House of Commons Hansard #25 of the 36th Parliament, 1st Session. (The original version is on Parliament's site.) The word of the day was decision.

Topics

Taxation
Statements By Members

11:05 a.m.

Reform

Jim Hart Okanagan—Coquihalla, BC

Mr. Speaker, this Hallowe'en the mood on Parliament Hill is eerie, to say the least. The cabinet is huddled around the Ouija board trying to find a friendly spirit who will agree with the new gas tax. It is frightening.

This government is not at all shy about taxes. It figures if there is a problem it will just conjure up a potion and place a tax spell on Canadians.

That is the Liberals' answer to things that go bang in the night—tax law-abiding Canadians like duck hunters. The criminals are howling at the full moon over this tax. The Prime Minister is even taking credit for the Conservatives' hated GST. He says that the GST is a wonderful tax. He brought the hated tax back to life and gave it personality, like Frankenstein. The next trick is no treat for small businesses whose life's blood will be drained with the new CPP tax hike.

This Hallowe'en Canadians will not rest in peace while plagued by the finance minister, who from this day forward will be known as Count Taxula.

Employment
Statements By Members

11:10 a.m.

Liberal

Bob Nault Kenora—Rainy River, ON

Mr. Speaker, in 1993 we inherited a $42 billion Conservative deficit. By next year the budget will be balanced.

What does this mean for Canadians? It means we can relieve some of the burden off the shoulders of our children and grandchildren by paying down the debt. It means we can start to reinvest in those areas of economic and social policies that mean so much to Canadians like job creation, education and health.

If the forecasters are right, it has placed Canada in the enviable position of leading the G-7 countries in growth. It has created an environment for jobs. There have been a million created during our first mandate, and over one-quarter million this year alone, and young people are filling more jobs than they have filled in nearly a decade.

That is a record to be proud of. In sum, we have put an end to crushing interest rates, we have slain the deficit and have begun to pay down the debt. More important, jobs and hope are being restored to Canadians.

The deficit fight is best measured by its human factor. Numbers are abstract, jobs are real. What a difference four years makes.

Gasoline Prices
Statements By Members

11:10 a.m.

NDP

Chris Axworthy Saskatoon—Rosetown—Biggar, SK

Mr. Speaker, gas company profits are up. The profits of Petro-Canada and Imperial Oil tripled in the last quarter by 103%, Shell Canada by 129%, Suncor by 152%.

As we know, Canadians have been concerned about high gas prices at the pumps for some time. We know that when prices of gas go up it affects negatively the whole economy. The federal government's position and that of its oil company friends is “Don't worry, be happy”.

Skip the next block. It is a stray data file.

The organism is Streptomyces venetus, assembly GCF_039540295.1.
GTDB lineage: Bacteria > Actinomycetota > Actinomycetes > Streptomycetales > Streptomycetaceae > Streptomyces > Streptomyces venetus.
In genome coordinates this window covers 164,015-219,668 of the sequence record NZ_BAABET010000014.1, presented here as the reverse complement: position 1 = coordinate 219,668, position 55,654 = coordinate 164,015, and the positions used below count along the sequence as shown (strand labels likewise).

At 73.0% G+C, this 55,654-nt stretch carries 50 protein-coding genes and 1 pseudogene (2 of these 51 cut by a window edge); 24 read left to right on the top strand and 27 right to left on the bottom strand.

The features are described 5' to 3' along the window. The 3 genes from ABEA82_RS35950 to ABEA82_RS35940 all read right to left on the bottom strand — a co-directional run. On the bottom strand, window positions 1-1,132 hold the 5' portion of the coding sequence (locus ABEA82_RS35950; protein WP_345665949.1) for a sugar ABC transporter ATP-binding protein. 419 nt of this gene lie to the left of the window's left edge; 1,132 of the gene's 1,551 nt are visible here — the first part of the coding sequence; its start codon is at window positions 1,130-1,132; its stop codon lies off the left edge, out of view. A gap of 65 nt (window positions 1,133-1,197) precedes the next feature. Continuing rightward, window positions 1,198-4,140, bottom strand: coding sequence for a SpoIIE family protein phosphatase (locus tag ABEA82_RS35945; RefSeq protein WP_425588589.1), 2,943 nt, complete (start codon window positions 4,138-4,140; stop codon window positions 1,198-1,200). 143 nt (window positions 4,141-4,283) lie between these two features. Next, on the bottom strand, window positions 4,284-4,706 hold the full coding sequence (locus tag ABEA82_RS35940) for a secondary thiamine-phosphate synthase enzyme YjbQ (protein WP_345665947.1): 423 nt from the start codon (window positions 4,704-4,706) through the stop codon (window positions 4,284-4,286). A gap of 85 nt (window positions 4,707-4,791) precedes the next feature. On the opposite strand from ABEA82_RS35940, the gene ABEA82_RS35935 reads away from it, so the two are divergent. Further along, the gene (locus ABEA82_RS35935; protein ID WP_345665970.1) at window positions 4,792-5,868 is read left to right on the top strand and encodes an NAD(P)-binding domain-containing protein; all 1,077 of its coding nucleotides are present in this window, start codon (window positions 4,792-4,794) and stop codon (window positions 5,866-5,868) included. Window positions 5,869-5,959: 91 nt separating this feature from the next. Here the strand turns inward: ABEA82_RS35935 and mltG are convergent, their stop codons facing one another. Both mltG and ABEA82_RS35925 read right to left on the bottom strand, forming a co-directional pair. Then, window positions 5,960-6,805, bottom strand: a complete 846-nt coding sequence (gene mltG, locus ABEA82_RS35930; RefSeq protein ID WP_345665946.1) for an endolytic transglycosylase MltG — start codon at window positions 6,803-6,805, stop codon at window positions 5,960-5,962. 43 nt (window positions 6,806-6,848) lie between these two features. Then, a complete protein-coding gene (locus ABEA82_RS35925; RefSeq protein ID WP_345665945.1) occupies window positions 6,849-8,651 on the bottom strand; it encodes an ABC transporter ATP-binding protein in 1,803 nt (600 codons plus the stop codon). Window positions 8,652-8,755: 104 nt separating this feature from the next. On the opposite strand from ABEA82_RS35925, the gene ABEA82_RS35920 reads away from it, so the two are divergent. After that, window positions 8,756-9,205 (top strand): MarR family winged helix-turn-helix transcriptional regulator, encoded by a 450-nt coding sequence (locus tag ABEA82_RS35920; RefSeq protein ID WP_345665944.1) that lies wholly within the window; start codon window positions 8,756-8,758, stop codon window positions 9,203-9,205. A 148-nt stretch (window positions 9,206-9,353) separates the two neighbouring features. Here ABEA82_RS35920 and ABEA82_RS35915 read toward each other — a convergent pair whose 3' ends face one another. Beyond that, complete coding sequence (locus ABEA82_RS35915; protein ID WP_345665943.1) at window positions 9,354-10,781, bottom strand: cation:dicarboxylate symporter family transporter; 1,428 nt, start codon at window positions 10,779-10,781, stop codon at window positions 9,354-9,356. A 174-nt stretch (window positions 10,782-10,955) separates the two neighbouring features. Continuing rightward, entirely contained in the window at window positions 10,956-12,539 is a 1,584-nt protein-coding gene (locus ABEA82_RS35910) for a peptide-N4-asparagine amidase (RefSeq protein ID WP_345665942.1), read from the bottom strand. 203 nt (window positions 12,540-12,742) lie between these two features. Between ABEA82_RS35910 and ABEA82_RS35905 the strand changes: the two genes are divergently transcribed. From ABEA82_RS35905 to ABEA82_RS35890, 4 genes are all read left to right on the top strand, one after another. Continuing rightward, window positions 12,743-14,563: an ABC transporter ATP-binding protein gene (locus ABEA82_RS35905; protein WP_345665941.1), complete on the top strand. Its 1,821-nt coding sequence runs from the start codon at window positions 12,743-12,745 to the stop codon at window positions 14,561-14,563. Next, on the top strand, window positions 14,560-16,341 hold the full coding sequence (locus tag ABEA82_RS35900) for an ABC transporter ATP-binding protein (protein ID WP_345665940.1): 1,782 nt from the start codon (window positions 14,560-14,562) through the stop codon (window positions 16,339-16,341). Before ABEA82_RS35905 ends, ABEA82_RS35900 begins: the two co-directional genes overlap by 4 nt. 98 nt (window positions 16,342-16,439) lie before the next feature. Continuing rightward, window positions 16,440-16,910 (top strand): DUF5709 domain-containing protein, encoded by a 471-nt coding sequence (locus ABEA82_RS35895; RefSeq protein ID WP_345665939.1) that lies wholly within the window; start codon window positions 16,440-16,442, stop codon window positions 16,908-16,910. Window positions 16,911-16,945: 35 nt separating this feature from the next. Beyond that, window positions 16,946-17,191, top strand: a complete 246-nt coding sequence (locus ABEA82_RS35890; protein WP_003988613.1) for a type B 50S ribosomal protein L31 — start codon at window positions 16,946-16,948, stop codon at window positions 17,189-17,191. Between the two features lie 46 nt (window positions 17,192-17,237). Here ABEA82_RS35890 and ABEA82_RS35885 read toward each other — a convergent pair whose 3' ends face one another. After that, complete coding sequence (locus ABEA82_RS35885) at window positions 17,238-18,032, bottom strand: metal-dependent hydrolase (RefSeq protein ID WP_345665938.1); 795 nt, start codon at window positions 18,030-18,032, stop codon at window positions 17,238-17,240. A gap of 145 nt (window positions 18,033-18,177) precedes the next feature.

Canadians are not happy when they are being gouged at the pumps. At this time of trick or treat Canadians are being tricked at the pumps by high prices while oil companies have been treating themselves to record profits.

When will the government stand up for Canadians instead of oil companies who contribute so much to Liberal Party election campaigns?

Linguistic School Boards
Statements By Members

October 31st, 1997 / 11:10 a.m.

Liberal

Sheila Finestone Mount Royal, QC

Mr. Speaker, yesterday the members of the parliamentary committee responsible for examining the bilateral constitutional amendment to facilitate the creation of linguistic school boards had the pleasure of welcoming the Quebec ministers of intergovernmental affairs and of education as witnesses.

Their purpose for appearing was to reiterate their unequivocal support for this bill and to explain the reasoning behind the creation of two systems, one French and one English, and the importance of consolidating these resources.

There is a strong consensus for this undertaking across Quebec which has been in the making over the past three decades. We are an evolving a flexible federation able to modernize ourselves, thereby reflecting our diversity in multicultural and multiracial reality. Co-operation between the federal and provincial governments always serves the best interests of Canadians and that of course includes all Quebeckers.

Fisheries
Statements By Members

11:10 a.m.

Progressive Conservative

Norman E. Doyle St. John's East, NL

Mr. Speaker, the collapse of the Newfoundland cod fishery has had a devastating effect on the Newfoundland economy. However, many fishermen are trying to stay afloat in the industry by fishing other species. One fishery that is being developed as a supplementary effort is our seal fishery.

However, when I turned on the TV last night I found that the International Fund for Animal Welfare is running ads back to back condemning that fishery. Needless to say it is causing damage to our marketing efforts in North America and Europe.

The federal government regulates the seal fishery. I call on the Minister of Fisheries and Oceans to take measures to counter that ad campaign and thereby safeguard the efforts of those who are still trying to make a living from the sea.

The Deficit
Statements By Members

11:10 a.m.

Liberal

Maurizio Bevilacqua Vaughan—King—Aurora, ON

Mr. Speaker, earlier this month the finance minister announced that the final deficit for 1996-97 was $8.9 billion. This is down almost $20 billion from the previous year and is the largest year over year improvement in Canadian history. However restoring health to Canada's finances is not an end in itself. It has always been this government's goal to build a strong economy and a strong society which provide Canadians with opportunity and security.